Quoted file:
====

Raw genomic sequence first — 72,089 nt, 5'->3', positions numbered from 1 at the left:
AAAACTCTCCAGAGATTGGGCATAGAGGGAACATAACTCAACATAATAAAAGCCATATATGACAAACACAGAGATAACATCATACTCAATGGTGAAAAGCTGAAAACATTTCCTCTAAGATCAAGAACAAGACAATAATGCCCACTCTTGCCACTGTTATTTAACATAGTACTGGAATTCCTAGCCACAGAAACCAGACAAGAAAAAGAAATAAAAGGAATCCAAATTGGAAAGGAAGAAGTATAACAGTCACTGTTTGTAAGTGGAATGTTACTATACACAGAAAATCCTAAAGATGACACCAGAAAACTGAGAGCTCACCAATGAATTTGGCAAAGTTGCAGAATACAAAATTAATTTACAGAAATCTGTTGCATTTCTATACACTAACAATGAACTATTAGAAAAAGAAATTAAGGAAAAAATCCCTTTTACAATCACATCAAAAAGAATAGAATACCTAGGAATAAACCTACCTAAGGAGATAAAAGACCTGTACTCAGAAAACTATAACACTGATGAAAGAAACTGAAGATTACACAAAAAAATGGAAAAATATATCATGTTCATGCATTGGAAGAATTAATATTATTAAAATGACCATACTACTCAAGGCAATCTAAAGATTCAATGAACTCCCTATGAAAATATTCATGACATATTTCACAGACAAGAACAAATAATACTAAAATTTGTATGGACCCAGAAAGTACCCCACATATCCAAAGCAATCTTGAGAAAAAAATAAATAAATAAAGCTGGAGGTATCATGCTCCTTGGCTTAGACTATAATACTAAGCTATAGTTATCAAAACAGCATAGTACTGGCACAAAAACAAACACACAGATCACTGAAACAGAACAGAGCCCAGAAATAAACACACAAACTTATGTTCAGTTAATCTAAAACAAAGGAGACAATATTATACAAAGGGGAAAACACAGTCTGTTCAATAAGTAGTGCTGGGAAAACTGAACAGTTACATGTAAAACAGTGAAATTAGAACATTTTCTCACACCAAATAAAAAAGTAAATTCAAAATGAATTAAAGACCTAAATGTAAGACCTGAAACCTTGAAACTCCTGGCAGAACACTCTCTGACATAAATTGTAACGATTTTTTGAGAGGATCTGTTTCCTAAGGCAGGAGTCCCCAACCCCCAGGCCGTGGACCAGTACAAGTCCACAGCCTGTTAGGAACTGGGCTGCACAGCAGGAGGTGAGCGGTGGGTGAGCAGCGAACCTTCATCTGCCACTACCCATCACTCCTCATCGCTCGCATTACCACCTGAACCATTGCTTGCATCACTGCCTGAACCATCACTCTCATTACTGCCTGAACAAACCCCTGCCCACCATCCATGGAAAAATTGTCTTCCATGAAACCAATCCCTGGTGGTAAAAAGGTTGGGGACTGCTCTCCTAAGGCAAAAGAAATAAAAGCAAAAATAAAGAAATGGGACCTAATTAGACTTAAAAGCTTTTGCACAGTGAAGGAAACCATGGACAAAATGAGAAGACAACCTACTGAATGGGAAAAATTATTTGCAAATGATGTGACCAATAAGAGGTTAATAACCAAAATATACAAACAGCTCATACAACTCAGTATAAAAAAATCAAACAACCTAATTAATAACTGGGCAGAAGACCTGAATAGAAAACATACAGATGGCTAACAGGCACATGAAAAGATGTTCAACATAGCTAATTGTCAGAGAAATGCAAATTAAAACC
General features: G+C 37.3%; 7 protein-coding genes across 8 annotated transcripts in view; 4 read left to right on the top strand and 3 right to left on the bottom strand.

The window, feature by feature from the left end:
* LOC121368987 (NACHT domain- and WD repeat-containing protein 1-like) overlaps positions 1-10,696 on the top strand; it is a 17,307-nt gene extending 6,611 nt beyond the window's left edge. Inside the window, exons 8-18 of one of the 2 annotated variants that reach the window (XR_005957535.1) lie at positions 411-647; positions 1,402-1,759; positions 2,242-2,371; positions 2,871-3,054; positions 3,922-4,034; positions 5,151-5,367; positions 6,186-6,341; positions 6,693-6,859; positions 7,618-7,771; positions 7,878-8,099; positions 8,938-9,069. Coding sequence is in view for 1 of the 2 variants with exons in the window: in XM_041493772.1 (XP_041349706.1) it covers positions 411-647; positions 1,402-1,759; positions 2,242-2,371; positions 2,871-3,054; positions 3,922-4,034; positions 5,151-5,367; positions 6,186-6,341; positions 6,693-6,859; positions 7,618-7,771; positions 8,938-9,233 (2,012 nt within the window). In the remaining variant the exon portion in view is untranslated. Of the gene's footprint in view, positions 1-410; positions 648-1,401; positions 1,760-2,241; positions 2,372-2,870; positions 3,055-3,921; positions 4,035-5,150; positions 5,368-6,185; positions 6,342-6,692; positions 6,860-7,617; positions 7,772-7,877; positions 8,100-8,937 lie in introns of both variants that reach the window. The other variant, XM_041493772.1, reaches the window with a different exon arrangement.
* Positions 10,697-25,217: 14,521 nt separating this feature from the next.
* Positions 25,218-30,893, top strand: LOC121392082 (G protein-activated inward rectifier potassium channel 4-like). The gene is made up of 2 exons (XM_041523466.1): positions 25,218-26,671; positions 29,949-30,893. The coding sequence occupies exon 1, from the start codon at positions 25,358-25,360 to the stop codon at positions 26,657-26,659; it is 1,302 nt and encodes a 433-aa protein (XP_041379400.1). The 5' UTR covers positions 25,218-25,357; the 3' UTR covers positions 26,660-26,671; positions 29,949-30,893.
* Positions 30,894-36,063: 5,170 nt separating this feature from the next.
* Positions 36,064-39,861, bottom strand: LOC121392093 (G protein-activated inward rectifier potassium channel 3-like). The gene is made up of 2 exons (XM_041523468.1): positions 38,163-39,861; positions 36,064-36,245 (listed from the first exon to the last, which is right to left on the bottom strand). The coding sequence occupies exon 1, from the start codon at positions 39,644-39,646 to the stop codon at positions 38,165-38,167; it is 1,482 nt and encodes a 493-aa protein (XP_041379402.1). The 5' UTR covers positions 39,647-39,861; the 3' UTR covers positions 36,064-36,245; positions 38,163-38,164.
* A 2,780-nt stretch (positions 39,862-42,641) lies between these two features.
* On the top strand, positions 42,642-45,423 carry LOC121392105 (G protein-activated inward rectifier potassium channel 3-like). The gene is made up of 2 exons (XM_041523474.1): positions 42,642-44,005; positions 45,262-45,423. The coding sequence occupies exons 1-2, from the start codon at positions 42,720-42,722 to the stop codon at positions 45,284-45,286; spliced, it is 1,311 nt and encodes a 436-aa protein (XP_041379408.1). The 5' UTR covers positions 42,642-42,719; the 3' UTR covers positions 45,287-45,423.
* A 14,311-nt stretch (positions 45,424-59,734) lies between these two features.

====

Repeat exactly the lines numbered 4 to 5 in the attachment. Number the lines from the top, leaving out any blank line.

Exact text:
The window, feature by feature from the left end:
* LOC121368987 (NACHT domain- and WD repeat-containing protein 1-like) overlaps positions 1-10,696 on the top strand; it is a 17,307-nt gene extending 6,611 nt beyond the window's left edge. Inside the window, exons 8-18 of one of the 2 annotated variants that reach the window (XR_005957535.1) lie at positions 411-647; positions 1,402-1,759; positions 2,242-2,371; positions 2,871-3,054; positions 3,922-4,034; positions 5,151-5,367; positions 6,186-6,341; positions 6,693-6,859; positions 7,618-7,771; positions 7,878-8,099; positions 8,938-9,069. Coding sequence is in view for 1 of the 2 variants with exons in the window: in XM_041493772.1 (XP_041349706.1) it covers positions 411-647; positions 1,402-1,759; positions 2,242-2,371; positions 2,871-3,054; positions 3,922-4,034; positions 5,151-5,367; positions 6,186-6,341; positions 6,693-6,859; positions 7,618-7,771; positions 8,938-9,233 (2,012 nt within the window). In the remaining variant the exon portion in view is untranslated. Of the gene's footprint in view, positions 1-410; positions 648-1,401; positions 1,760-2,241; positions 2,372-2,870; positions 3,055-3,921; positions 4,035-5,150; positions 5,368-6,185; positions 6,342-6,692; positions 6,860-7,617; positions 7,772-7,877; positions 8,100-8,937 lie in introns of both variants that reach the window. The other variant, XM_041493772.1, reaches the window with a different exon arrangement.